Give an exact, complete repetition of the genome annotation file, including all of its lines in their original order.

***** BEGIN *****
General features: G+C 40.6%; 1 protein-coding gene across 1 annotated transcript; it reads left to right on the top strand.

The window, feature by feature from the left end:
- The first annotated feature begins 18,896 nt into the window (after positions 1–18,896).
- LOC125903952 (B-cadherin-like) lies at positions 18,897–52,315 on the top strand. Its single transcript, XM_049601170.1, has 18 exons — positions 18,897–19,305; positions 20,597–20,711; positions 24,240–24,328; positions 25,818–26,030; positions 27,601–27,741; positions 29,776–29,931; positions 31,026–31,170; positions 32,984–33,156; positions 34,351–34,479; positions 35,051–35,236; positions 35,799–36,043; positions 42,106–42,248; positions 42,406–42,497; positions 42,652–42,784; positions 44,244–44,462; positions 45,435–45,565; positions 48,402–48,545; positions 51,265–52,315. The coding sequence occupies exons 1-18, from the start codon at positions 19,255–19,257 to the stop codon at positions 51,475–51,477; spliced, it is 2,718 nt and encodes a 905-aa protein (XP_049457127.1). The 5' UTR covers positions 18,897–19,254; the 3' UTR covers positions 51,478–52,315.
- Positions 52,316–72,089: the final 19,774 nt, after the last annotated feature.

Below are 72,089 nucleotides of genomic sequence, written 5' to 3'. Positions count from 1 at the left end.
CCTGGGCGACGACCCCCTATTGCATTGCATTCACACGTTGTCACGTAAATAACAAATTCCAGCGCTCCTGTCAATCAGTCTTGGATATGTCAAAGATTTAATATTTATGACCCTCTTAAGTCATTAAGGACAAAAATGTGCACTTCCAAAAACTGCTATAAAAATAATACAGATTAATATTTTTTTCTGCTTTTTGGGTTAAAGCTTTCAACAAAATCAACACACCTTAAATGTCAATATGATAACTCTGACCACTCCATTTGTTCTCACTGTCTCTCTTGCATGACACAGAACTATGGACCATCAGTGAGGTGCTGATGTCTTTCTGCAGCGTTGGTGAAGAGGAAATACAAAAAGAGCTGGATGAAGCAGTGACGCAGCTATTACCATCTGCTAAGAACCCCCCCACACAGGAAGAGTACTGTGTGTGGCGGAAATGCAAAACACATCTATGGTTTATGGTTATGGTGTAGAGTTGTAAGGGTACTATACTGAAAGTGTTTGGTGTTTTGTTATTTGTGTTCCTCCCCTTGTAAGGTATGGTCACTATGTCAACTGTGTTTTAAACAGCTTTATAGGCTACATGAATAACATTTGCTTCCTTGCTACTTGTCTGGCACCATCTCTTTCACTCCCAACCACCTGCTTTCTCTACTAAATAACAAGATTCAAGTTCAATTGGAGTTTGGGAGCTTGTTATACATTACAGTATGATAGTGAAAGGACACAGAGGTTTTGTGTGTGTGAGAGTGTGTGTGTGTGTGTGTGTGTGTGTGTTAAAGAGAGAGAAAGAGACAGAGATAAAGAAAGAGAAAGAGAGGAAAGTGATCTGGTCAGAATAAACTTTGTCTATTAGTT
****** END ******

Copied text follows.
General features: G+C 40.6%; 1 protein-coding gene across 1 annotated transcript; it reads left to right on the top strand.

The window, feature by feature from the left end:
- The first annotated feature begins 18,896 nt into the window (after positions 1–18,896).
- LOC125903952 (B-cadherin-like) lies at positions 18,897–52,315 on the top strand. Its single transcript, XM_049601170.1, has 18 exons — positions 18,897–19,305; positions 20,597–20,711; positions 24,240–24,328; positions 25,818–26,030; positions 27,601–27,741; positions 29,776–29,931; positions 31,026–31,170; positions 32,984–33,156; positions 34,351–34,479; positions 35,051–35,236; positions 35,799–36,043; positions 42,106–42,248; positions 42,406–42,497; positions 42,652–42,784; positions 44,244–44,462; positions 45,435–45,565; positions 48,402–48,545; positions 51,265–52,315. The coding sequence occupies exons 1-18, from the start codon at positions 19,255–19,257 to the stop codon at positions 51,475–51,477; spliced, it is 2,718 nt and encodes a 905-aa protein (XP_049457127.1). The 5' UTR covers positions 18,897–19,254; the 3' UTR covers positions 51,478–52,315.
- Positions 52,316–72,089: the final 19,774 nt, after the last annotated feature.

Below are 72,089 nucleotides of genomic sequence, written 5' to 3'. Positions count from 1 at the left end.
CCTGGGCGACGACCCCCTATTGCATTGCATTCACACGTTGTCACGTAAATAACAAATTCCAGCGCTCCTGTCAATCAGTCTTGGATATGTCAAAGATTTAATATTTATGACCCTCTTAAGTCATTAAGGACAAAAATGTGCACTTCCAAAAACTGCTATAAAAATAATACAGATTAATATTTTTTTCTGCTTTTTGGGTTAAAGCTTTCAACAAAATCAACACACCTTAAATGTCAATATGATAACTCTGACCACTCCATTTGTTCTCACTGTCTCTCTTGCATGACACAGAACTATGGACCATCAGTGAGGTGCTGATGTCTTTCTGCAGCGTTGGTGAAGAGGAAATACAAAAAGAGCTGGATGAAGCAGTGACGCAGCTATTACCATCTGCTAAGAACCCCCCCACACAGGAAGAGTACTGTGTGTGGCGGAAATGCAAAACACATCTATGGTTTATGGTTATGGTGTAGAGTTGTAAGGGTACTATACTGAAAGTGTTTGGTGTTTTGTTATTTGTGTTCCTCCCCTTGTAAGGTATGGTCACTATGTCAACTGTGTTTTAAACAGCTTTATAGGCTACATGAATAACATTTGCTTCCTTGCTACTTGTCTGGCACCATCTCTTTCACTCCCAACCACCTGCTTTCTCTACTAAATAACAAGATTCAAGTTCAATTGGAGTTTGGGAGCTTGTTATACATTACAGTATGATAGTGAAAGGACACAGAGGTTTTGTGTGTGTGAGAGTGTGTGTGTGTGTGTGTGTGTGTGTGTTAAAGAGAGAGAAAGAGACAGAGATAAAGAAAGAGAAAGAGAGGAAAGTGATCTGGTCAGAATAAACTTTGTCTATTAGTT